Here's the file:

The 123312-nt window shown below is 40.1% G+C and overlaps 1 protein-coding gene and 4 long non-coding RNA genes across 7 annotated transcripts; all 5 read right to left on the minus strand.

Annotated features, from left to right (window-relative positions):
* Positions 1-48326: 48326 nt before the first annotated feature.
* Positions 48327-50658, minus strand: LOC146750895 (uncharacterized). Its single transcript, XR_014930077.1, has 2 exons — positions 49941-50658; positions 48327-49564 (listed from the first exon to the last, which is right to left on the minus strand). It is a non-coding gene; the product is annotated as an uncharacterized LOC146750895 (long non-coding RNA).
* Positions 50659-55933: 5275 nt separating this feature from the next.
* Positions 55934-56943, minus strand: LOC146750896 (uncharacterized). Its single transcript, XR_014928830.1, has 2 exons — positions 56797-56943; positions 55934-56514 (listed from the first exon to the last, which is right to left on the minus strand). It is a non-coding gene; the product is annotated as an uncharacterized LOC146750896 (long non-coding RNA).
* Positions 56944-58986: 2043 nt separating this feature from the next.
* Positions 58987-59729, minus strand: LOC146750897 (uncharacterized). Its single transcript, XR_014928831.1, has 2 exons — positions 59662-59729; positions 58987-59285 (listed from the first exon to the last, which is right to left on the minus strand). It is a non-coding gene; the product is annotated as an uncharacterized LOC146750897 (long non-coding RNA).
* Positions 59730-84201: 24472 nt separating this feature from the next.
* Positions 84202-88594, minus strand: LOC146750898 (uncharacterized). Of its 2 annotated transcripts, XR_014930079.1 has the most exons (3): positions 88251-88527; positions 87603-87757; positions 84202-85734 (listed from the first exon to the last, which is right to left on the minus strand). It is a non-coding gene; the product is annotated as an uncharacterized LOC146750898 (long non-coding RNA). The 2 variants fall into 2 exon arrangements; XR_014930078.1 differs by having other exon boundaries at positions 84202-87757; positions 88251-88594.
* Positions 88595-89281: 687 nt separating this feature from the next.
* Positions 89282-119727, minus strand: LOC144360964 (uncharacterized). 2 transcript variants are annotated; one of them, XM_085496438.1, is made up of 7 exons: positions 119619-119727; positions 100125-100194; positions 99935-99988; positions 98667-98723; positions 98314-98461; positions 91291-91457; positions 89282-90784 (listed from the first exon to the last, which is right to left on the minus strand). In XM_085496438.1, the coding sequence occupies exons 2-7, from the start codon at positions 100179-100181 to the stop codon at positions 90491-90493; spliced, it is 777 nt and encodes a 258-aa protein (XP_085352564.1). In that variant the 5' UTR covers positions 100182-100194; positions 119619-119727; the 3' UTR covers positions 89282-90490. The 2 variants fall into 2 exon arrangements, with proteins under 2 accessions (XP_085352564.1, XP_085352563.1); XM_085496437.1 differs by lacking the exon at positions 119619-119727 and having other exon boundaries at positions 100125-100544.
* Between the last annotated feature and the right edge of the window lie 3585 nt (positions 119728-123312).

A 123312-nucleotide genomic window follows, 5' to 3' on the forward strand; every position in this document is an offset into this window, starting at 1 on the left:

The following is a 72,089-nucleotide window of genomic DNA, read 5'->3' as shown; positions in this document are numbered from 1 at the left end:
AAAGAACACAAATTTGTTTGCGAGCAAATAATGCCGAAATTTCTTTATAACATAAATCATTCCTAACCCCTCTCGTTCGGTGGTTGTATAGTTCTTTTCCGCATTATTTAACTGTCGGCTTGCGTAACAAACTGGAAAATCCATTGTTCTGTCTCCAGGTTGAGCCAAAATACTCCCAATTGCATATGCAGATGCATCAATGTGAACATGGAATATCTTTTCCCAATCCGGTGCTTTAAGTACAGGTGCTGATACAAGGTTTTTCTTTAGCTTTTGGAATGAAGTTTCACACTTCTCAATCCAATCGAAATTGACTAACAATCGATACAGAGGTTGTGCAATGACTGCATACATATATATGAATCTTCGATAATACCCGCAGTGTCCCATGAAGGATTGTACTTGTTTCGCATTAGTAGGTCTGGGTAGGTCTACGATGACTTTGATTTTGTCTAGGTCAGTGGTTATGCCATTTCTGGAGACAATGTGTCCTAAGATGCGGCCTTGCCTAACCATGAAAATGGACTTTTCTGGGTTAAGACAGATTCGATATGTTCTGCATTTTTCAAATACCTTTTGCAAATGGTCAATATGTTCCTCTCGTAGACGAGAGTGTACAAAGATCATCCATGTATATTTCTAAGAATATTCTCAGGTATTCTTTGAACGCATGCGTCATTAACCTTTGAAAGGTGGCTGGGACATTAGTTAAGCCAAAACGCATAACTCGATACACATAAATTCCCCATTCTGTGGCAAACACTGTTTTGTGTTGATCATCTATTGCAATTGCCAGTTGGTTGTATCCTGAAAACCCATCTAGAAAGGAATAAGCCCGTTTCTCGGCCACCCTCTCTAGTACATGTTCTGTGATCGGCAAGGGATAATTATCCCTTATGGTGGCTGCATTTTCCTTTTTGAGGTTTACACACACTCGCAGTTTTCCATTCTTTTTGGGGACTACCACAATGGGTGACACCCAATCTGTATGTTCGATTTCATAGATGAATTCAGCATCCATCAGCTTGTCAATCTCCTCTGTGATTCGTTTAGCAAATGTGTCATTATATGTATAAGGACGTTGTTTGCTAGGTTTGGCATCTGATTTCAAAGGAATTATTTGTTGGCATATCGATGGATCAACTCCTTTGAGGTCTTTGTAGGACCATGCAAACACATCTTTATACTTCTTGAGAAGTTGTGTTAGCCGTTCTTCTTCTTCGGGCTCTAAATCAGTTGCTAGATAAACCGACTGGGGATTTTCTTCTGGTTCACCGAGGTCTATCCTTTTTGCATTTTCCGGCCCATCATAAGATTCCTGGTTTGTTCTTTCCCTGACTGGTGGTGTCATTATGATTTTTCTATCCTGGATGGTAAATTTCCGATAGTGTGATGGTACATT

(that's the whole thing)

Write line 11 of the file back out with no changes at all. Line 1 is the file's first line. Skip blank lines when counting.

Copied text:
* Positions 88595-89281: 687 nt separating this feature from the next.